Phase 1 would review the Natural Heritage designation where it has been applied to urban lands (e.g. fully or partially developed) in small and isolated pockets. Phase 2 would consist of a more comprehensive review of the Town’s entire natural heritage system and the natural heritage designation policies in the Town’s Official Plan. The goal of phase 1 is to identify which lands, if any, that are subject to the natural heritage designation could be redesignated to allow further development or intensification to occur. Further, Phase 1 would introduce a natural heritage overlay.

This overlay would apply to any lands redesignated out of the natural heritage designation. The purpose of the overlay would be to ensure that should development occur, it would still be required to conform to applicable environmental protection plans (e.g. Source Protection) and policies (e.g. Provincial Policy Statement) but would not require an Official Plan Amendment. Rather, the applicant would be required to work with Town staff to evaluate a property for natural heritage features, and if none are found, the development could proceed. In the case of larger development proposals, and depending on the type of development proposed, site plan approval or a zoning by-law amendment, or both, may still be required.

In the case of a smaller development proposal, such as an alteration or addition to an existing structure, development could proceed directly to a building permit should it be determined that no environmental assessments are required. While the Town’s Official plan provides some direction as to when Official Plan amendments are not required (i.e. minor adjustments to the boundary of the natural heritage designation), the language does not provide sufficient criteria or direction as to when this is appropriate.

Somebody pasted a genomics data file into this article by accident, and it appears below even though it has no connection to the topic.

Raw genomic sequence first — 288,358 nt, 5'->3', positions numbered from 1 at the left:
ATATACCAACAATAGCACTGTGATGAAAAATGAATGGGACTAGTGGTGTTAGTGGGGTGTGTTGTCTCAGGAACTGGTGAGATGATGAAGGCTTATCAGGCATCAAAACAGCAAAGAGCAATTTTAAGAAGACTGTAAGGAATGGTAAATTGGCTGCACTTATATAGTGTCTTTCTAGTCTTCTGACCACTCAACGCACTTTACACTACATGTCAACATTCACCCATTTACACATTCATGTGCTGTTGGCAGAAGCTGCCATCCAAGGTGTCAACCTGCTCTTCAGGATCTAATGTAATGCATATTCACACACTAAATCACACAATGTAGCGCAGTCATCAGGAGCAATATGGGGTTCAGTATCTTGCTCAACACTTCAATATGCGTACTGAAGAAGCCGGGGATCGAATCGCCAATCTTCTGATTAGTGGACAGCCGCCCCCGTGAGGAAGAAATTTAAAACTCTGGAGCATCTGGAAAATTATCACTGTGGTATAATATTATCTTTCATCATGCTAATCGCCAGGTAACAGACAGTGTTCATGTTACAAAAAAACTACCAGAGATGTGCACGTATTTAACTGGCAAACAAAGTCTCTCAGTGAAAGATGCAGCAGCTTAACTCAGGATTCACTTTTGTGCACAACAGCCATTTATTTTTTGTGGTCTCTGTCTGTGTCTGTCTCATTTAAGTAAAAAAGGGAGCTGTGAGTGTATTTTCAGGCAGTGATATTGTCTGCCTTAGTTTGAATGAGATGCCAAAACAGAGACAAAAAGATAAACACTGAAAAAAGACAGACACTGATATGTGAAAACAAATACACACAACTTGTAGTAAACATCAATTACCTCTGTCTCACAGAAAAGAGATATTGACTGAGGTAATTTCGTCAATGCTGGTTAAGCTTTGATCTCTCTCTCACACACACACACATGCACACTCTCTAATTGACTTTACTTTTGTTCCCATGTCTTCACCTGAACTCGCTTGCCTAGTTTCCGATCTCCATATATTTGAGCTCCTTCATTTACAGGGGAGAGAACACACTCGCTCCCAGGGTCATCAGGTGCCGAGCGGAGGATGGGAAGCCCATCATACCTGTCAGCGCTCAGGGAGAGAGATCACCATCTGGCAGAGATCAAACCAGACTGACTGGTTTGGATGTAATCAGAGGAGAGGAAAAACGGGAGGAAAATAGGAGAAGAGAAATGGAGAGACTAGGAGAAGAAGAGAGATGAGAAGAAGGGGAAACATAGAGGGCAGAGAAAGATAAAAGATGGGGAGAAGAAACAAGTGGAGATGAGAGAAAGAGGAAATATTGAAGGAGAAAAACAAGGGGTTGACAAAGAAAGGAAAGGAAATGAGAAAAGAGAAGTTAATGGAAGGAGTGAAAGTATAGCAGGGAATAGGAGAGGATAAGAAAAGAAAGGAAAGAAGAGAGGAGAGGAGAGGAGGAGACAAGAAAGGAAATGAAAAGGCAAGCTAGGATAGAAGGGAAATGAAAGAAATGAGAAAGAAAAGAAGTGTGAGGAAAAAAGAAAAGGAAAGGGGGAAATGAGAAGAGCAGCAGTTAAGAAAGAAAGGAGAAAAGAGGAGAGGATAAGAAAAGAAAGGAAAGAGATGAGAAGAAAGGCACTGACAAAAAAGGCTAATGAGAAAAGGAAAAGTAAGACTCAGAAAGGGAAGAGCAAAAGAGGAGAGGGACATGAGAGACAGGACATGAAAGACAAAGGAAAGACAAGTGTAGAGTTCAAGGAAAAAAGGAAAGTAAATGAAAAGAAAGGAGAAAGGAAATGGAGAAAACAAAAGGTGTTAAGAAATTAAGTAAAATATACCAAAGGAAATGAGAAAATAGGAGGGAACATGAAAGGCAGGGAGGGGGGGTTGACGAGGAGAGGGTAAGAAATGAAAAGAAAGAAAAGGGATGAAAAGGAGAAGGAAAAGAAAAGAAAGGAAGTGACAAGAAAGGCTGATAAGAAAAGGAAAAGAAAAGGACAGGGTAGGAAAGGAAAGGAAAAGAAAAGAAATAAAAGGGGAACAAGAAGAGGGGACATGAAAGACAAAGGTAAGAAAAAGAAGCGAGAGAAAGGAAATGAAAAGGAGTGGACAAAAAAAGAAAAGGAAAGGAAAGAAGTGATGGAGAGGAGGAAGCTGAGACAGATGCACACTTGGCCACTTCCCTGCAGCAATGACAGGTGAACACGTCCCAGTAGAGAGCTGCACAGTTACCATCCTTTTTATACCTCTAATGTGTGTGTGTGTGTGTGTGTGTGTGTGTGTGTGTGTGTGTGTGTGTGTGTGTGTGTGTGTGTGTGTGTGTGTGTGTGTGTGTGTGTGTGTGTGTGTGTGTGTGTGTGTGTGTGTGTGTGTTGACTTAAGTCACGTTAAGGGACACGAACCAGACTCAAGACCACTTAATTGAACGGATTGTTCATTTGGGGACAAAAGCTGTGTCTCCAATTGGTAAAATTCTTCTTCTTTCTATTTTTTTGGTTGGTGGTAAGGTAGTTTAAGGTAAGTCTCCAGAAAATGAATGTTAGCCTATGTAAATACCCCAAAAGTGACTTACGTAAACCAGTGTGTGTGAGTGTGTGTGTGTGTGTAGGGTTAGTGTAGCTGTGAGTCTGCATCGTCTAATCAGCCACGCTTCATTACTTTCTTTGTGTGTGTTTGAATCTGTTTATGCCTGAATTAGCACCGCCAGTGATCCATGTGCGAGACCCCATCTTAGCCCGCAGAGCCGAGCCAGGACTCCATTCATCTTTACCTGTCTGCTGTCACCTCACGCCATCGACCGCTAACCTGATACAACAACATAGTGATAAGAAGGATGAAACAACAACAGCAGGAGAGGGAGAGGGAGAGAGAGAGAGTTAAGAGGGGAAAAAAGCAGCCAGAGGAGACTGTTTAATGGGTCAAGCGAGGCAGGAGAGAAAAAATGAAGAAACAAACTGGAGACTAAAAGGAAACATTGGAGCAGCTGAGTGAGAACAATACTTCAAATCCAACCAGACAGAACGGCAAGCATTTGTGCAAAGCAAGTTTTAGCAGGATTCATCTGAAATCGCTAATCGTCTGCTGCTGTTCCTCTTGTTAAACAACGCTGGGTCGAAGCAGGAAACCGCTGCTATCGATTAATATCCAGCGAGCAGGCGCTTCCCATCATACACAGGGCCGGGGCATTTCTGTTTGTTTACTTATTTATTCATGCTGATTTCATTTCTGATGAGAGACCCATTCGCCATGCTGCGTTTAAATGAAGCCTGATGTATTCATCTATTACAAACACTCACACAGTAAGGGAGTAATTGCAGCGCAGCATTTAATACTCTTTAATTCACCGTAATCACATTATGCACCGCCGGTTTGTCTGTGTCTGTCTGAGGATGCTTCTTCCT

This ambiguity has caused frustration and concern that the natural heritage designation was applied inaccurately. More broadly, the natural heritage policies, as written, have triggered Official Plan amendments due to lack of clarity. Phase 1 of this initiative would attempt to resolve this situation.

The goal of phase 2 is to review the balance of the natural heritage designation to identify areas of the Town which make up part of a broader natural heritage system, so that it can be protected over the long term. In doing so, areas of the Town that are not part of a broader natural heritage system, or are intended for development over the long term, are identified appropriately and policies are put in place to allow their development following a detailed and site-specific environmental evaluation.

Budget: $75,000
Lead: Planning Staff & Consultants
Start Date: Q1 2024
Completion Date: Phase 1 – 2024 / Phase 2 – 2025

There are many more community & growth projects on the go this year and you can read more about them here.

In short, we are getting things done!